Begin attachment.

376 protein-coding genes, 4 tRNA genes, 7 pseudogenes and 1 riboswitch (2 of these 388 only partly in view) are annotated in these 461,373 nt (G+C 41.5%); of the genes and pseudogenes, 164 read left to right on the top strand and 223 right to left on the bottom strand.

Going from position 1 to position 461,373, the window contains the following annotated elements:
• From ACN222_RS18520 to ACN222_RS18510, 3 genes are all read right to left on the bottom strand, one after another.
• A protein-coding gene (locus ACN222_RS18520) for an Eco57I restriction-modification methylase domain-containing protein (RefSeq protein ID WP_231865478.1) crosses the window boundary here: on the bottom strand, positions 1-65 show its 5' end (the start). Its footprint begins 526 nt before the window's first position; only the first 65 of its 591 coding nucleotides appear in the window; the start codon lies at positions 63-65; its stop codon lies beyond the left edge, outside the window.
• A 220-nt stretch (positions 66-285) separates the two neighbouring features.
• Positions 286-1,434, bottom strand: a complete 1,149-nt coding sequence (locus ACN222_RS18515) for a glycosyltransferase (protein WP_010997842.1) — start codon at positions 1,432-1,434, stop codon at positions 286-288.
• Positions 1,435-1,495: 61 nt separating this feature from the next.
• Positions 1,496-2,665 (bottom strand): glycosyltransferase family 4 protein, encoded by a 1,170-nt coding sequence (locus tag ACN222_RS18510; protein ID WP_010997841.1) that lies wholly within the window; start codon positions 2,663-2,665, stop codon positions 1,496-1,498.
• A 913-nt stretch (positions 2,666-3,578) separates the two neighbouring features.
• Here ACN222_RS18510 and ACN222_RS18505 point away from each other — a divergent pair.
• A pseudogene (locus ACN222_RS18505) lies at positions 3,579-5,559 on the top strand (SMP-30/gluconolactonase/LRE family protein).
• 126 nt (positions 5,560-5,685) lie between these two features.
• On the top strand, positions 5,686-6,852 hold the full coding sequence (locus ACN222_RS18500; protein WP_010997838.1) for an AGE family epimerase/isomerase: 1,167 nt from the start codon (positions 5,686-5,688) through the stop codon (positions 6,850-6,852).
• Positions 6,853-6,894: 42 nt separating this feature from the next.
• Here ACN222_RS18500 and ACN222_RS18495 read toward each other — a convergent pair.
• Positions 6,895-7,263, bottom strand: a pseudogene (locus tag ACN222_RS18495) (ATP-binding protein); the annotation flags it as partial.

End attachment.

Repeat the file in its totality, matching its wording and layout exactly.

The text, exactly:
376 protein-coding genes, 4 tRNA genes, 7 pseudogenes and 1 riboswitch (2 of these 388 only partly in view) are annotated in these 461,373 nt (G+C 41.5%); of the genes and pseudogenes, 164 read left to right on the top strand and 223 right to left on the bottom strand.

Going from position 1 to position 461,373, the window contains the following annotated elements:
• From ACN222_RS18520 to ACN222_RS18510, 3 genes are all read right to left on the bottom strand, one after another.
• A protein-coding gene (locus ACN222_RS18520) for an Eco57I restriction-modification methylase domain-containing protein (RefSeq protein ID WP_231865478.1) crosses the window boundary here: on the bottom strand, positions 1-65 show its 5' end (the start). Its footprint begins 526 nt before the window's first position; only the first 65 of its 591 coding nucleotides appear in the window; the start codon lies at positions 63-65; its stop codon lies beyond the left edge, outside the window.
• A 220-nt stretch (positions 66-285) separates the two neighbouring features.
• Positions 286-1,434, bottom strand: a complete 1,149-nt coding sequence (locus ACN222_RS18515) for a glycosyltransferase (protein WP_010997842.1) — start codon at positions 1,432-1,434, stop codon at positions 286-288.
• Positions 1,435-1,495: 61 nt separating this feature from the next.
• Positions 1,496-2,665 (bottom strand): glycosyltransferase family 4 protein, encoded by a 1,170-nt coding sequence (locus tag ACN222_RS18510; protein ID WP_010997841.1) that lies wholly within the window; start codon positions 2,663-2,665, stop codon positions 1,496-1,498.
• A 913-nt stretch (positions 2,666-3,578) separates the two neighbouring features.
• Here ACN222_RS18510 and ACN222_RS18505 point away from each other — a divergent pair.
• A pseudogene (locus ACN222_RS18505) lies at positions 3,579-5,559 on the top strand (SMP-30/gluconolactonase/LRE family protein).
• 126 nt (positions 5,560-5,685) lie between these two features.
• On the top strand, positions 5,686-6,852 hold the full coding sequence (locus ACN222_RS18500; protein WP_010997838.1) for an AGE family epimerase/isomerase: 1,167 nt from the start codon (positions 5,686-5,688) through the stop codon (positions 6,850-6,852).
• Positions 6,853-6,894: 42 nt separating this feature from the next.
• Here ACN222_RS18500 and ACN222_RS18495 read toward each other — a convergent pair.
• Positions 6,895-7,263, bottom strand: a pseudogene (locus tag ACN222_RS18495) (ATP-binding protein); the annotation flags it as partial.